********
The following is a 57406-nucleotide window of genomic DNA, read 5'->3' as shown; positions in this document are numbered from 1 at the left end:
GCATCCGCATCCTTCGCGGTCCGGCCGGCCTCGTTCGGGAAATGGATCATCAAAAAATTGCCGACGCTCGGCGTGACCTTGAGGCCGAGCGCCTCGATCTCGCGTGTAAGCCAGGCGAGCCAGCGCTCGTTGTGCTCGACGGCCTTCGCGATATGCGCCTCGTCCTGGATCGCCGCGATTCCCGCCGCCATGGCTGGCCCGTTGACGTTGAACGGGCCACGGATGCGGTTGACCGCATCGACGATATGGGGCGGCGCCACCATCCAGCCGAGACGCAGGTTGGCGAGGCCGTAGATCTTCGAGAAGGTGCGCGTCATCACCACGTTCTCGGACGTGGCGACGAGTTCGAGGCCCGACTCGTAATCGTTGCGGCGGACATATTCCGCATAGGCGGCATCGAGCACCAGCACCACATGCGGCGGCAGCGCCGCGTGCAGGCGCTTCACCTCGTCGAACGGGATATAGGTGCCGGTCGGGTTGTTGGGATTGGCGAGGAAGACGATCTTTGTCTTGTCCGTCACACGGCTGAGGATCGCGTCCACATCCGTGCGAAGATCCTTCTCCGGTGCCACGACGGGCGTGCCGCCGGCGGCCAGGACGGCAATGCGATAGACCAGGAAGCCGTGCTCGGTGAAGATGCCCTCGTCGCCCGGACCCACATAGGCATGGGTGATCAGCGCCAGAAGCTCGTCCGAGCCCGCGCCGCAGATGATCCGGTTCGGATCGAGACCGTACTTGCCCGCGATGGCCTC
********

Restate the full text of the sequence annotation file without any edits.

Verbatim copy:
The following is a 57406-nucleotide window of genomic DNA, read 5'->3' as shown; positions in this document are numbered from 1 at the left end:
GCATCCGCATCCTTCGCGGTCCGGCCGGCCTCGTTCGGGAAATGGATCATCAAAAAATTGCCGACGCTCGGCGTGACCTTGAGGCCGAGCGCCTCGATCTCGCGTGTAAGCCAGGCGAGCCAGCGCTCGTTGTGCTCGACGGCCTTCGCGATATGCGCCTCGTCCTGGATCGCCGCGATTCCCGCCGCCATGGCTGGCCCGTTGACGTTGAACGGGCCACGGATGCGGTTGACCGCATCGACGATATGGGGCGGCGCCACCATCCAGCCGAGACGCAGGTTGGCGAGGCCGTAGATCTTCGAGAAGGTGCGCGTCATCACCACGTTCTCGGACGTGGCGACGAGTTCGAGGCCCGACTCGTAATCGTTGCGGCGGACATATTCCGCATAGGCGGCATCGAGCACCAGCACCACATGCGGCGGCAGCGCCGCGTGCAGGCGCTTCACCTCGTCGAACGGGATATAGGTGCCGGTCGGGTTGTTGGGATTGGCGAGGAAGACGATCTTTGTCTTGTCCGTCACACGGCTGAGGATCGCGTCCACATCCGTGCGAAGATCCTTCTCCGGTGCCACGACGGGCGTGCCGCCGGCGGCCAGGACGGCAATGCGATAGACCAGGAAGCCGTGCTCGGTGAAGATGCCCTCGTCGCCCGGACCCACATAGGCATGGGTGATCAGCGCCAGAAGCTCGTCCGAGCCCGCGCCGCAGATGATCCGGTTCGGATCGAGACCGTACTTGCCCGCGATGGCCTC